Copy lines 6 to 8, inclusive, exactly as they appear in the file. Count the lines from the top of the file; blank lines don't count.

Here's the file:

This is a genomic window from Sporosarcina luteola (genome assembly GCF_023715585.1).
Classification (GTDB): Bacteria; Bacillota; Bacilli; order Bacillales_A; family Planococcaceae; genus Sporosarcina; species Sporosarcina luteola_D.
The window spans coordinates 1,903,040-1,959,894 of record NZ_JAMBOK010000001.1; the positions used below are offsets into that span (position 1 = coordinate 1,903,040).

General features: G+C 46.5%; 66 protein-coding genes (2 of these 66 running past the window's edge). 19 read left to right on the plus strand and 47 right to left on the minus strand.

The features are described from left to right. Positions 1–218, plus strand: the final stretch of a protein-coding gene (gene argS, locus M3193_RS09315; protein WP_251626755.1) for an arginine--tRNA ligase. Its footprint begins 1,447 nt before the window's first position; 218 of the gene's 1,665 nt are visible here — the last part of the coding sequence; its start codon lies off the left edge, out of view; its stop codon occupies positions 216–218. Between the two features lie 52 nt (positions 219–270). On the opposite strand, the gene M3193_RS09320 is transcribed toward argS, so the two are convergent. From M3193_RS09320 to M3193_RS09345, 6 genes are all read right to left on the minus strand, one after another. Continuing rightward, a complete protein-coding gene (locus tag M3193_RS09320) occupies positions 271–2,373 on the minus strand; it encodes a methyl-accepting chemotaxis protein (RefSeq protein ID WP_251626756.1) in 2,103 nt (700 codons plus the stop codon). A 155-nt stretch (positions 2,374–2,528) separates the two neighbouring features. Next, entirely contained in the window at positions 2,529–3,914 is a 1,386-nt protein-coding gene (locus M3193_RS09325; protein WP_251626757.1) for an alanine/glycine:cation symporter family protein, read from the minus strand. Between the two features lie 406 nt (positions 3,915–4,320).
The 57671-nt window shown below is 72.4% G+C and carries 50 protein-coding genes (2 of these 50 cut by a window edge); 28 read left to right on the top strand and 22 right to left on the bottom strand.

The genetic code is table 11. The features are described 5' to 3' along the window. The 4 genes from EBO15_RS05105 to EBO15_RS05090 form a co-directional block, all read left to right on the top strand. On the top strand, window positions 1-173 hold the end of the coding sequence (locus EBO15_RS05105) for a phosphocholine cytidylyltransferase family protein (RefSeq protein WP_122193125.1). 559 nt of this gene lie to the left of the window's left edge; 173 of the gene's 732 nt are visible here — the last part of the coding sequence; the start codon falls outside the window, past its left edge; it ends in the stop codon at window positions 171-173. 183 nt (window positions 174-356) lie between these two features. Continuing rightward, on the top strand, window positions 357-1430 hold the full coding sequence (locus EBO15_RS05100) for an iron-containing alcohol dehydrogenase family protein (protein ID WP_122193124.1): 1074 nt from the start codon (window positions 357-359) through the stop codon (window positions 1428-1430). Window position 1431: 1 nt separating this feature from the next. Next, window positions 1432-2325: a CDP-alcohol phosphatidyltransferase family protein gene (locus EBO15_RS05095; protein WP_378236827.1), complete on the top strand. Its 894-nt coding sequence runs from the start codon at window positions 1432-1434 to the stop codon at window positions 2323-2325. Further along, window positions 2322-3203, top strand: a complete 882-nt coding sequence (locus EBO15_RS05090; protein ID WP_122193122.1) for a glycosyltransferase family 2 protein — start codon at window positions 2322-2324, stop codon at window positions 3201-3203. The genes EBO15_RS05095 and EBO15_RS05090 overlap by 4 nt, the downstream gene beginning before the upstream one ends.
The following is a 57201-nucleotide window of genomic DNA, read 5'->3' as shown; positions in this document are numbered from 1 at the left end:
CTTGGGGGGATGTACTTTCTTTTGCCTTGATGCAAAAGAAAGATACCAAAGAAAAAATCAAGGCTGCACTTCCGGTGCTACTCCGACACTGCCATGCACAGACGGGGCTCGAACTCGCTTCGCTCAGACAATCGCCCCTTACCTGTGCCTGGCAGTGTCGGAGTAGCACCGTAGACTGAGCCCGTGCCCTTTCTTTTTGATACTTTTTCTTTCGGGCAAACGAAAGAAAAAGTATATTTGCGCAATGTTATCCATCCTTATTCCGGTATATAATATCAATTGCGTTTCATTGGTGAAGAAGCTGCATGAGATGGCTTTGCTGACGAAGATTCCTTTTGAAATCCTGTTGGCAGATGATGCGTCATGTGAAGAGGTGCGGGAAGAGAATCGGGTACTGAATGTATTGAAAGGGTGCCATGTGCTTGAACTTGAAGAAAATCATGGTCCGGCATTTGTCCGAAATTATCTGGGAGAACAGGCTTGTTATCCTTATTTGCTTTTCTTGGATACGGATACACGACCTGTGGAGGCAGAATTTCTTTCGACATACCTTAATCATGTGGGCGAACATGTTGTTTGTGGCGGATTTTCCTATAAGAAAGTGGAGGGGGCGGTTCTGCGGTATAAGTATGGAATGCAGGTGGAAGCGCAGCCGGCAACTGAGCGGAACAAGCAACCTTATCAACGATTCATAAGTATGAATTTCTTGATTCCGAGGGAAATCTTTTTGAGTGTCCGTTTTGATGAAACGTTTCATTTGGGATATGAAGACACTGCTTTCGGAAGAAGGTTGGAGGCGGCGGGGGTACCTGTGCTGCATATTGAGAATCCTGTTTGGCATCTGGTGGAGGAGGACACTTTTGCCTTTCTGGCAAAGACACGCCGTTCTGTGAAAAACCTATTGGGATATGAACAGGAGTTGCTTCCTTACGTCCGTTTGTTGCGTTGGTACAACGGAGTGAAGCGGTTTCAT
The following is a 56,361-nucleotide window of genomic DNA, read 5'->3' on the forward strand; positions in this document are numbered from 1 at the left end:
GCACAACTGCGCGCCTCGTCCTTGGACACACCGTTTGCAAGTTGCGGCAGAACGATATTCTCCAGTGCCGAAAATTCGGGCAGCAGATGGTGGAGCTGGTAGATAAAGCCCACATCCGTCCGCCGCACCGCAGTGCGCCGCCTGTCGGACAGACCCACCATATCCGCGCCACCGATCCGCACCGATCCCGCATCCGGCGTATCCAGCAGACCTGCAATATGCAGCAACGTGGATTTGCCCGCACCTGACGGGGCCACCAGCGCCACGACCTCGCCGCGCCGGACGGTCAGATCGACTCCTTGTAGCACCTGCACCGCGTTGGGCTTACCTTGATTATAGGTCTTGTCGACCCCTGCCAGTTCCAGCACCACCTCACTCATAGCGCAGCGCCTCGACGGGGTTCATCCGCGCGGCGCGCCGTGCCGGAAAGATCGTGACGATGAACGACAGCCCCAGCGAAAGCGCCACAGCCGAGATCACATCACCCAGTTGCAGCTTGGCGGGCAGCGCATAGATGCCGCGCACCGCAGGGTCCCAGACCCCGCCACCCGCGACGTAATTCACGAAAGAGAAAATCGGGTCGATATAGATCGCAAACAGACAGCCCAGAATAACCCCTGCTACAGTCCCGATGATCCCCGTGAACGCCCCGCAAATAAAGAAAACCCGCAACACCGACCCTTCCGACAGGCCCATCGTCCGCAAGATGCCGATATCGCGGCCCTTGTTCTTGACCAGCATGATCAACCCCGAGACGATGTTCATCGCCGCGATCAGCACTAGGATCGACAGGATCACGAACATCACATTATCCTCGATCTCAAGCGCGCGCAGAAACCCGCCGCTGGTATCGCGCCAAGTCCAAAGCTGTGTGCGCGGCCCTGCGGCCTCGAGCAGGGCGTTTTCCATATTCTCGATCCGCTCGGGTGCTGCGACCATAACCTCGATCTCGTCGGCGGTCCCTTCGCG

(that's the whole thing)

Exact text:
The 57671-nt window shown below is 72.4% G+C and carries 50 protein-coding genes (2 of these 50 cut by a window edge); 28 read left to right on the top strand and 22 right to left on the bottom strand.

The genetic code is table 11. The features are described 5' to 3' along the window. The 4 genes from EBO15_RS05105 to EBO15_RS05090 form a co-directional block, all read left to right on the top strand. On the top strand, window positions 1-173 hold the end of the coding sequence (locus EBO15_RS05105) for a phosphocholine cytidylyltransferase family protein (RefSeq protein WP_122193125.1). 559 nt of this gene lie to the left of the window's left edge; 173 of the gene's 732 nt are visible here — the last part of the coding sequence; the start codon falls outside the window, past its left edge; it ends in the stop codon at window positions 171-173. 183 nt (window positions 174-356) lie between these two features. Continuing rightward, on the top strand, window positions 357-1430 hold the full coding sequence (locus EBO15_RS05100) for an iron-containing alcohol dehydrogenase family protein (protein ID WP_122193124.1): 1074 nt from the start codon (window positions 357-359) through the stop codon (window positions 1428-1430). Window position 1431: 1 nt separating this feature from the next. Next, window positions 1432-2325: a CDP-alcohol phosphatidyltransferase family protein gene (locus EBO15_RS05095; protein WP_378236827.1), complete on the top strand. Its 894-nt coding sequence runs from the start codon at window positions 1432-1434 to the stop codon at window positions 2323-2325. Further along, window positions 2322-3203, top strand: a complete 882-nt coding sequence (locus EBO15_RS05090; protein ID WP_122193122.1) for a glycosyltransferase family 2 protein — start codon at window positions 2322-2324, stop codon at window positions 3201-3203. The genes EBO15_RS05095 and EBO15_RS05090 overlap by 4 nt, the downstream gene beginning before the upstream one ends.
The following is a 57201-nucleotide window of genomic DNA, read 5'->3' as shown; positions in this document are numbered from 1 at the left end: